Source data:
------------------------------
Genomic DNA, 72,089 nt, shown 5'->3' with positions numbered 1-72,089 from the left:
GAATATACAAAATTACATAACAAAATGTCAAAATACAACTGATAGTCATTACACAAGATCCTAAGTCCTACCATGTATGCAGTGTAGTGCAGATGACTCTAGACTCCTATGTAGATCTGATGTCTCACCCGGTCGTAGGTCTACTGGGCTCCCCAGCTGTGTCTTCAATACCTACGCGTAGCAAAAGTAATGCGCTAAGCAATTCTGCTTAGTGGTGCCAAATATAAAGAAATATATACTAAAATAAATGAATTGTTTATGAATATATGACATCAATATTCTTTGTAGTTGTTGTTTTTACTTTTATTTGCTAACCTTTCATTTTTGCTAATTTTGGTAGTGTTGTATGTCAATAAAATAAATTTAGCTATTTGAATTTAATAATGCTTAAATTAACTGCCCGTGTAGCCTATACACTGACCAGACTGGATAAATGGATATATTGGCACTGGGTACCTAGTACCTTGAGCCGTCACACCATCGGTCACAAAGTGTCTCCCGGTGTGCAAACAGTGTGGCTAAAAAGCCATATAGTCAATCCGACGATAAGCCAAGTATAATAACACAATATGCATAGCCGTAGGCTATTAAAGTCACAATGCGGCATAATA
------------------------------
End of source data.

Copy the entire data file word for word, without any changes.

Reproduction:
Genomic DNA, 72,089 nt, shown 5'->3' with positions numbered 1-72,089 from the left:
GAATATACAAAATTACATAACAAAATGTCAAAATACAACTGATAGTCATTACACAAGATCCTAAGTCCTACCATGTATGCAGTGTAGTGCAGATGACTCTAGACTCCTATGTAGATCTGATGTCTCACCCGGTCGTAGGTCTACTGGGCTCCCCAGCTGTGTCTTCAATACCTACGCGTAGCAAAAGTAATGCGCTAAGCAATTCTGCTTAGTGGTGCCAAATATAAAGAAATATATACTAAAATAAATGAATTGTTTATGAATATATGACATCAATATTCTTTGTAGTTGTTGTTTTTACTTTTATTTGCTAACCTTTCATTTTTGCTAATTTTGGTAGTGTTGTATGTCAATAAAATAAATTTAGCTATTTGAATTTAATAATGCTTAAATTAACTGCCCGTGTAGCCTATACACTGACCAGACTGGATAAATGGATATATTGGCACTGGGTACCTAGTACCTTGAGCCGTCACACCATCGGTCACAAAGTGTCTCCCGGTGTGCAAACAGTGTGGCTAAAAAGCCATATAGTCAATCCGACGATAAGCCAAGTATAATAACACAATATGCATAGCCGTAGGCTATTAAAGTCACAATGCGGCATAATA